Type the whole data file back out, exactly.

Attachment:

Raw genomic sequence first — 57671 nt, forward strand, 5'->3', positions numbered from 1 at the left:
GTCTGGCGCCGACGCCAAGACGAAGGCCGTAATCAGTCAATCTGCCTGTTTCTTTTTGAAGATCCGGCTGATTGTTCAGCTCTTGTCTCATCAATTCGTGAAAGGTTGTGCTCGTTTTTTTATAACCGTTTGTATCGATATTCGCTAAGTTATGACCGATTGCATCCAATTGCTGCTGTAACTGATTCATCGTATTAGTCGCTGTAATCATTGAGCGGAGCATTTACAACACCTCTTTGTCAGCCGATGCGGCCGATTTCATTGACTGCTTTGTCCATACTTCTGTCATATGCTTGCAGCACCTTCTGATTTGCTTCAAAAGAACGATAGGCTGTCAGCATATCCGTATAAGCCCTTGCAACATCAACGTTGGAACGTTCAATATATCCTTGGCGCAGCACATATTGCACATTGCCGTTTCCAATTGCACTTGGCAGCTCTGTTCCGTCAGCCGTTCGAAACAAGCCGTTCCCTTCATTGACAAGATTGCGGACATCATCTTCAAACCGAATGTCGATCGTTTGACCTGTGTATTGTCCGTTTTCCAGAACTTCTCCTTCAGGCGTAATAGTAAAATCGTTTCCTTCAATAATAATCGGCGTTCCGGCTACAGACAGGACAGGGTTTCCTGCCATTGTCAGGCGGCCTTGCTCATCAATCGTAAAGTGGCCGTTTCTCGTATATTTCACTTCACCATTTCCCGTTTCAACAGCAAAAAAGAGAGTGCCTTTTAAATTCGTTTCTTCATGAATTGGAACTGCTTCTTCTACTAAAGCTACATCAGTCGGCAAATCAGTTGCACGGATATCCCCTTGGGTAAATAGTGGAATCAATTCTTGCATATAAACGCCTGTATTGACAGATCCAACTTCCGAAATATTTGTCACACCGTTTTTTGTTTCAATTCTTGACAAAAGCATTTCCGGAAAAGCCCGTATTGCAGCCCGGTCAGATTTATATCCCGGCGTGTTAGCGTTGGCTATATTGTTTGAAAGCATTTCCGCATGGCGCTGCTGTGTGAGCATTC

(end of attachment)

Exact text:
Raw genomic sequence first — 57671 nt, forward strand, 5'->3', positions numbered from 1 at the left:
GTCTGGCGCCGACGCCAAGACGAAGGCCGTAATCAGTCAATCTGCCTGTTTCTTTTTGAAGATCCGGCTGATTGTTCAGCTCTTGTCTCATCAATTCGTGAAAGGTTGTGCTCGTTTTTTTATAACCGTTTGTATCGATATTCGCTAAGTTATGACCGATTGCATCCAATTGCTGCTGTAACTGATTCATCGTATTAGTCGCTGTAATCATTGAGCGGAGCATTTACAACACCTCTTTGTCAGCCGATGCGGCCGATTTCATTGACTGCTTTGTCCATACTTCTGTCATATGCTTGCAGCACCTTCTGATTTGCTTCAAAAGAACGATAGGCTGTCAGCATATCCGTATAAGCCCTTGCAACATCAACGTTGGAACGTTCAATATATCCTTGGCGCAGCACATATTGCACATTGCCGTTTCCAATTGCACTTGGCAGCTCTGTTCCGTCAGCCGTTCGAAACAAGCCGTTCCCTTCATTGACAAGATTGCGGACATCATCTTCAAACCGAATGTCGATCGTTTGACCTGTGTATTGTCCGTTTTCCAGAACTTCTCCTTCAGGCGTAATAGTAAAATCGTTTCCTTCAATAATAATCGGCGTTCCGGCTACAGACAGGACAGGGTTTCCTGCCATTGTCAGGCGGCCTTGCTCATCAATCGTAAAGTGGCCGTTTCTCGTATATTTCACTTCACCATTTCCCGTTTCAACAGCAAAAAAGAGAGTGCCTTTTAAATTCGTTTCTTCATGAATTGGAACTGCTTCTTCTACTAAAGCTACATCAGTCGGCAAATCAGTTGCACGGATATCCCCTTGGGTAAATAGTGGAATCAATTCTTGCATATAAACGCCTGTATTGACAGATCCAACTTCCGAAATATTTGTCACACCGTTTTTTGTTTCAATTCTTGACAAAAGCATTTCCGGAAAAGCCCGTATTGCAGCCCGGTCAGATTTATATCCCGGCGTGTTAGCGTTGGCTATATTGTTTGAAAGCATTTCCGCATGGCGCTGCTGTGTGAGCATTC